About UCMP : Public programs at UCMP

UCMP's Cal Day 2013 schedule of events

Cal Day logo

The UC Museum of Paleontology's annual Cal Day open house is coming up on Saturday, April 20, 2013, between 9:00 am and 4:00 pm. Find out more about previous UCMP Cal Days. Tours, displays and activities run throughout the day. All UCMP events take place in the Valley Life Sciences building; locations are noted in the schedule below.

Directions to campus and to the building.

9:00 9:30 10:00 10:30 11:00 11:30 12:00 12:30 1:00 1:30 2:00 2:30 3:00 3:30
Meet T. REX / Science@Cal: Visit T. rex and Pteranodon, buy a museum tee shirt, get your Science@Cal passports stamped, and get free tickets for tours of the UC Museum of Paleontology collections. (Wallace Atrium, 1st floor VLSB)
Tunneling for Fossils: See fossils recovered during construction of the Caldecott Tunnel's fourth bore. (Wallace Atrium, 1st floor VLSB)
Extinction of the Masses: The history of life on Earth has been marked by a handful of major mass extinctions. Find out about the possible causes of these events and what organisms were affected. And of course there will be plenty of fossils of the extinction victims on display! (1101 VLSB)   Extinction of the Masses (continued)
  Tours of the UCMP Collections: This is your chance to see the museum's extensive collections, normally closed to the public. Tours and tickets are limited. The free tickets, distributed on a first-come, first-served basis at the tee shirt table (near the T. rex), go fast so come early! Tours leave at 9:30, 10:00, 10:30, 11:00, 11:30. (Wallace Atrium, 1st floor VLSB)   Tours of the UCMP Collections (continued)
Tours leave at 1:00, 1:30, 2:00, 2:30, 3:00, 3:30.
EXTINCTION!: See real specimens that are now gone forever, on the brink, or have been rediscovered. Behold Berkeley's premier collections and talk with scientists from our research departments. Featuring live animals, and a carnival wheel with prizes! Get your Science@Cal passports stamped here. A Berkeley Natural History Museums collaboration, with support from the Department of Integrative Biology and UC Press. (VLSB courtyard)
  Fun With Fossils: Experience the thrill of finding fossils of animals millions of years old in this hands-on activity. You may discover Cretaceous microfossils, gar scales, turtle shell … even dinosaur teeth! (3007 VLSB)   Fun With Fossils (second session)  
  Lecture:* Climate and Catastrophe in the Late Ordovician: What Caused the Extinction of 70% of Species on Earth 450 Million Years Ago and Why Should We Care? (2040 VLSB) ‹ The Late Ordovician Mass Extinction was one of the largest extinction events in the history of marine life. Hear about recent work aimed at unravelling the causes of the extinction and explaining why some groups survived while others went extinct, and the implications for understanding extinction dynamics in a changing world. Presented by Assistant Professor Seth Finnegan.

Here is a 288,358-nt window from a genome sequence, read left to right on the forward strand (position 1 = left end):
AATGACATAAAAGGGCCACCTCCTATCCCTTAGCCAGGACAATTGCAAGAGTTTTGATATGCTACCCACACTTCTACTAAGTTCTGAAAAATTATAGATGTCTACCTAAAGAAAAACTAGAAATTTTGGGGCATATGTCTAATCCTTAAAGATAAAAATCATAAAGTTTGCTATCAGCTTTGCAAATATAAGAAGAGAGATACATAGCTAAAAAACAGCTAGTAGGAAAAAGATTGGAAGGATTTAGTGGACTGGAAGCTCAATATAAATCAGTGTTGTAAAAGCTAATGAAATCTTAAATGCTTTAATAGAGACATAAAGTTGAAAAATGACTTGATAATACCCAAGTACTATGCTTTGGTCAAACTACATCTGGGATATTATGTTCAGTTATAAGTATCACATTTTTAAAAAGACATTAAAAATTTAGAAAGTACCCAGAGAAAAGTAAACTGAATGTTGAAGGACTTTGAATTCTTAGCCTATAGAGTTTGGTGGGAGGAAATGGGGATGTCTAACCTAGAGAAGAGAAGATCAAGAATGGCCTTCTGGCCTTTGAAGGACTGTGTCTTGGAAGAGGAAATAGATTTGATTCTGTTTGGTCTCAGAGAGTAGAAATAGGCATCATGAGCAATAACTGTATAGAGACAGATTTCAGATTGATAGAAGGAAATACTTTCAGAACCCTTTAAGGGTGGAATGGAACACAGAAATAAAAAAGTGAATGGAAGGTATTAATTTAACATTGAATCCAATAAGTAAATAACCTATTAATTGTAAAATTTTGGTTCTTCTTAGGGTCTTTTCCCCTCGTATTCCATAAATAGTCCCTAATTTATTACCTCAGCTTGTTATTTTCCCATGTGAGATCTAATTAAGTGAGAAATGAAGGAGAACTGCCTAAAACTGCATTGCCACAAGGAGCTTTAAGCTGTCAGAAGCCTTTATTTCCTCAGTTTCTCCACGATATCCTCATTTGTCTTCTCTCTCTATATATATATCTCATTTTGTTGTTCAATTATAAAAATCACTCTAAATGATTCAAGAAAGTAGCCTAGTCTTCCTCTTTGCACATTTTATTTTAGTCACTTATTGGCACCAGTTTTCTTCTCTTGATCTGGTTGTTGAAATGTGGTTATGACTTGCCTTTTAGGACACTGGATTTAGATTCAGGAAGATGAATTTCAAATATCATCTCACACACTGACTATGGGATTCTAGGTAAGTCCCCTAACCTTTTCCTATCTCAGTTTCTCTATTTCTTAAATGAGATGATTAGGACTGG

Lecture:* Dinosaur Extinction: What Really Happened? (2040 VLSB) ‹ Dinosaurs were amazingly successful for 160 million years, and birds are their living representatives. What happened at the end of the Cretaceous Period? To understand that, we'll look into the evolutionary histories of dinosaurs to see just what kinds of animals they were, and how life changed 66 million years ago. Presented by Professor Kevin Padian.
› When most people think of sea otters, they think of them as Monterey Bay inhabitants. But sea otters used to populate the entirety of the California coast, including the San Francisco Bay. Come learn about the causes of this local extinction, and the possibility of their reintroduction to our ocean backyard. Presented by grad student Jenny Hofmeister. Lecture:* Where Have All the Otters Gone? Local Extinction of Sea Otters in the San Francisco Bay (2040 VLSB)  
› About 252 million years ago life on Earth came closest to its end in a mass extinction of unparalleled magnitude. After decades of research, the cause of this extinction remains unclear. Now, at UC Berkeley, a team of paleobotanists plan to test a compelling idea of what may have triggered wholesale collapse of ecosystems across the planet using unlikely witnesses: ancient plants. Presented by grad student Jeff Benca. Lecture:* Exploring the Cause of the Earth's Greatest Extinction (2040 VLSB)  

* Indicates lectures cosponsored by the Department of Integrative Biology.

Visit the official Cal Day site.